Monday, May 06, 2013
Some will think of TED talks, reading that title, and indeed ISEPP's Pauling House now has a videographer who produces for TED. However Terry's run longer and the live audience still gets the immersive experience. ISEPP's venues are less of a studio, though sound mixing and video recording are happening.
Terry's talk is of course cosmic in scope, but also perfect for Portland, a boom town these days. We're rational optimists out here in Oregon, still surrounded by an undefeated spirit that feels at home here.
If this were football I'd say Terry is making an end run around the defending Scientists by separating out the disgruntled engineers, less appreciated, and making them an opposition. There's deliberate tension in setting up the dialectic that way, with Fatalism fading to Defeatism owned by science, with Engineering still a throbbing heart of possibility.
As a consequence, religion is both shut out, and shut in. But you've got a discourse, with heroes, and philosophy. Terry flashed through a sequence of champions versus the dunce cap B Team. Paul Erlich is definitely B Team, along with all the other waiting-to-say-I-told-you-so pundits believing we'd be dead by now, instead of at 9 billion. Paul Romer, on the other hand, another big picture speculator, is A Team in Terry's playbook.
Terry scoffs at apocalyptic doomsayers more than most, and urges some of the loudest of such to retire from the podium, given their track record is so bad.
How he gets there, to his position of Engineer-Optimist, is more through Karl Popper and lets say Hegel. He's happy to admit he's not the first one to truck out a dynamic Noosphere (not a term he used, something I picked up through Princeton) that has direction, towards some "good" (how that's defined is maybe less important than agreeing there's direction, an alchemy of fear and longing, not just value-neutral "trying stuff at random").
He doesn't much lean on Bucky Fuller or even American Transcendentalism back to Whitman. He relies on Pragmatism instead, with lots of emphasis on John Dewey.
He'd just given this talk, or one like it, in China, and he freely admitted out at outset that his Engineer Ascendent memes maybe had a receptive audience there, not just because of recent great leaps forward, but because of a Marxian schooling in the background, wherein history plays out against a backdrop of a larger evolutionary tale, seamlessly the same thing, Nature a steering committee. We could say Marx absorbed some key memes from Hegel, much as did Schopenhauer, and these memes resonate in Chinese thinking as well.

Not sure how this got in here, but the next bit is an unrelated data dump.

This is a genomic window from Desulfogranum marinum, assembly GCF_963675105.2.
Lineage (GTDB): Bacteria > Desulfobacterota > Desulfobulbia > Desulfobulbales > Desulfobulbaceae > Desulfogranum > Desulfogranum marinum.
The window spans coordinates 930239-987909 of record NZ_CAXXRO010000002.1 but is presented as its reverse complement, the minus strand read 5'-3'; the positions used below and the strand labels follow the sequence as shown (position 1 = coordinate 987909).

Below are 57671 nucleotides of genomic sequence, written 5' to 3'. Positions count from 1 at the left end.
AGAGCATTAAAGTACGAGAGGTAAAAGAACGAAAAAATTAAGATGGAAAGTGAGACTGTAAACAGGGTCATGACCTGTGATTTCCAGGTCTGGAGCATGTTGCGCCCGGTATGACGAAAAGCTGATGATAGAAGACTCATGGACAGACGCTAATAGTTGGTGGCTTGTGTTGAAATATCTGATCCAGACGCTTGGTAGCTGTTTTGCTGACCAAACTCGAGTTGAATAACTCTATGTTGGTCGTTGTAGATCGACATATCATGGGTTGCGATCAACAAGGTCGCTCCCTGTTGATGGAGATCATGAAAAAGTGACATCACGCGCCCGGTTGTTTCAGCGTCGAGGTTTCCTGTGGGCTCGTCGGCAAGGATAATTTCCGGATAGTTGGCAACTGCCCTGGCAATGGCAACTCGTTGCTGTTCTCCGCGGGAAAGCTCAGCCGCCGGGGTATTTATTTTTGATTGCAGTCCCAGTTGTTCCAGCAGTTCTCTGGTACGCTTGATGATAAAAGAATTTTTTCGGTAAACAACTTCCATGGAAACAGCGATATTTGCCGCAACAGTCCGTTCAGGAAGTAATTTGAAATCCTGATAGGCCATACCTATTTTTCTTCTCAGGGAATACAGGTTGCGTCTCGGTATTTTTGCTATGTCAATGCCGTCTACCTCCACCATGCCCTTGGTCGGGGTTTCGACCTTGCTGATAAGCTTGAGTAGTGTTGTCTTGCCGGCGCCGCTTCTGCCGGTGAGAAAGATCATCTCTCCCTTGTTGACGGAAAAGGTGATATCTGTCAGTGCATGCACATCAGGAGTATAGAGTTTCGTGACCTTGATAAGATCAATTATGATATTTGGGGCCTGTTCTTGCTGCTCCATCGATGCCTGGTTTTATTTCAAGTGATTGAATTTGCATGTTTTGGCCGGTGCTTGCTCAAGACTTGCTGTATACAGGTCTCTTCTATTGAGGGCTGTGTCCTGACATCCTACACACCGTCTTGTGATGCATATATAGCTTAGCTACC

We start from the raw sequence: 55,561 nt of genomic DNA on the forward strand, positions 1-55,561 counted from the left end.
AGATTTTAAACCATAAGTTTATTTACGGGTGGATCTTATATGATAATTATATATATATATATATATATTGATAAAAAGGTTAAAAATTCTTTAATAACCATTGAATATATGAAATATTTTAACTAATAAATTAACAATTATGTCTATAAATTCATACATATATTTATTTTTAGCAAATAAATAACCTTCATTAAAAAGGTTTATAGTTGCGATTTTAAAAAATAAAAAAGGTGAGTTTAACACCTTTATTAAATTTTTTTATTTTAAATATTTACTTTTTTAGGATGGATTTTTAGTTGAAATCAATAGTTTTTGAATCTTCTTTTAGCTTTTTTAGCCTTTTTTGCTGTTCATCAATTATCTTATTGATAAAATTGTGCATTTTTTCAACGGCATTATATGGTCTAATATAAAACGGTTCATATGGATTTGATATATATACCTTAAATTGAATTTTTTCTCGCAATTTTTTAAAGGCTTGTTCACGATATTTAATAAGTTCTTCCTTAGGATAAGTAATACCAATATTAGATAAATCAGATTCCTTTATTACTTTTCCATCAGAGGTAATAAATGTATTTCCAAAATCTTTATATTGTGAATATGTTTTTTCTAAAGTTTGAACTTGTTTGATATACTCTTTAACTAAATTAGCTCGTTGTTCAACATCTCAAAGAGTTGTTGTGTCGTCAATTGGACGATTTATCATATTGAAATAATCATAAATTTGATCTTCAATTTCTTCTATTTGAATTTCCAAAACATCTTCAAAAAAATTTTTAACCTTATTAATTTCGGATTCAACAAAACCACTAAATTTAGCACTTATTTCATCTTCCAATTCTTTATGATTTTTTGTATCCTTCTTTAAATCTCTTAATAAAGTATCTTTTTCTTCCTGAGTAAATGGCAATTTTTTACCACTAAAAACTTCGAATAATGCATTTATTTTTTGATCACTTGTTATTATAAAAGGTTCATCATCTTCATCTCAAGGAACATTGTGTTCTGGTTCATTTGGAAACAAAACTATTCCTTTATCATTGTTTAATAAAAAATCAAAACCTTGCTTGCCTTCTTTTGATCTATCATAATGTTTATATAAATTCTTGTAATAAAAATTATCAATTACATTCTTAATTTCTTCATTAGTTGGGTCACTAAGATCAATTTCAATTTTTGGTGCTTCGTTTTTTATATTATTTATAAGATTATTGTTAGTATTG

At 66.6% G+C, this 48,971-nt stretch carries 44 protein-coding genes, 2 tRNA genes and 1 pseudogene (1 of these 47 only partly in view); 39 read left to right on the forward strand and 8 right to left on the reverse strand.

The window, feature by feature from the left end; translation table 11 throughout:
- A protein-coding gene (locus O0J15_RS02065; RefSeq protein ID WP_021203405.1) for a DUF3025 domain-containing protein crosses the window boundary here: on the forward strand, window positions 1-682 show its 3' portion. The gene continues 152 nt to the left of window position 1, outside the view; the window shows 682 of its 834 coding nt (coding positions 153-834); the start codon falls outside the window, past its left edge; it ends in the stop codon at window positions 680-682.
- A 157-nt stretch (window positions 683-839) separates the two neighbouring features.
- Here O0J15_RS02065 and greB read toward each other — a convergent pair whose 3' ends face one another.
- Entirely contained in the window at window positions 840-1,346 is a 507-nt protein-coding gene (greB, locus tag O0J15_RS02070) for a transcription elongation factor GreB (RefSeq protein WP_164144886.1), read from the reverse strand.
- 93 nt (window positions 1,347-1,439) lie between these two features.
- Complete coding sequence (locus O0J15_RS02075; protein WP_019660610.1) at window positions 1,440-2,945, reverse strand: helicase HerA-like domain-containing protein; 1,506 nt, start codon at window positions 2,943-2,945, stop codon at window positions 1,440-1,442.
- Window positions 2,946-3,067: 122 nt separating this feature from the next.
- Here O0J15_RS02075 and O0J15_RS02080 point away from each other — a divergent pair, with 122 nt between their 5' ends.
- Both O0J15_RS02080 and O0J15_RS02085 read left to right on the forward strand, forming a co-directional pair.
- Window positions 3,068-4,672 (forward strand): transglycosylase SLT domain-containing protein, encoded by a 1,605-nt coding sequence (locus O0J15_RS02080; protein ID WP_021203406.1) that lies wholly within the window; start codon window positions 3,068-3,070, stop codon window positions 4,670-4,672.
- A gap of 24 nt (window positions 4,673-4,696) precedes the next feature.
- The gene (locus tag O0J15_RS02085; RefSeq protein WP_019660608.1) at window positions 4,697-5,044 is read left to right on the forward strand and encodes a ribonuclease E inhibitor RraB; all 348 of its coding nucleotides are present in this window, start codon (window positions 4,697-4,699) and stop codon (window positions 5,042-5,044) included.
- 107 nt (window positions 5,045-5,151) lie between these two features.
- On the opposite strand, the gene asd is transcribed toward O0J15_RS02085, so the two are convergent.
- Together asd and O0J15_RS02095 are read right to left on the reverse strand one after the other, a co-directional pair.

To get to this pinnacle minus Bucky or Wittgenstein is all the better for me. I'm not going to be accused of just cribbing from Bristol, nor he from me. We're coming from different foothills. Yet we both understand synergy and more-with-lessness.
How many man-hours does it take to produce one lumen's worth of power? We effortlessly channel light, ergs, straining our spines relatively less per unit. More like the PR around magic in the old days: as though you could wave something called "a remote" and choose "a channel" (or frequency) -- we know how to do that today, even from a young age.
Thanks to my board member valency, I was able to replace a cancellation and bring Trisha in for both the talk and the Heathman Dinner (a yummy slice of salmon with accoutrements). She's a working mom, artist, hard worker, free spirit, just the right kind of Oregonian to appreciate Terry's upbeat hypertalk. Glenn, Don, Steve and I joined her, closer to MHCC, from which she hails, for a reunion of sorts (not the first time at Pub 181), and a visit to her newest digs.
Suburbia and the Global U. New circuit designs...
We stayed pretty late for old guys, but I had my morrow's trek to prepare for: a long drive to Florence, Oregon by way of Big Bear Camp, and thence to a Girl Scout camp for our WQM gathering.
During the Q&A, both in the church and at the hotel, Terry was on his best diplomatic behavior. He knows how much distrust there is for myopic, self-aggrandizing, environment-despoiling "engineers".
The proud / loud industrialist who leaves an eco-disaster behind, hiding behind a sham, self-justifying ideology, is a stereotype, and Terry is doing his best to dodge attempts to stick him with it.
He knows we've been awful. He's not denying that humans are mistake prone. Trial and error is not banished from his equations, just he thinks there's "cosmic genius" in the trying (noncomputable), or there's what the Quakers call "that of God" in each participant (some sense of the whole).
Posted by Kirby Urner at 7:49 PM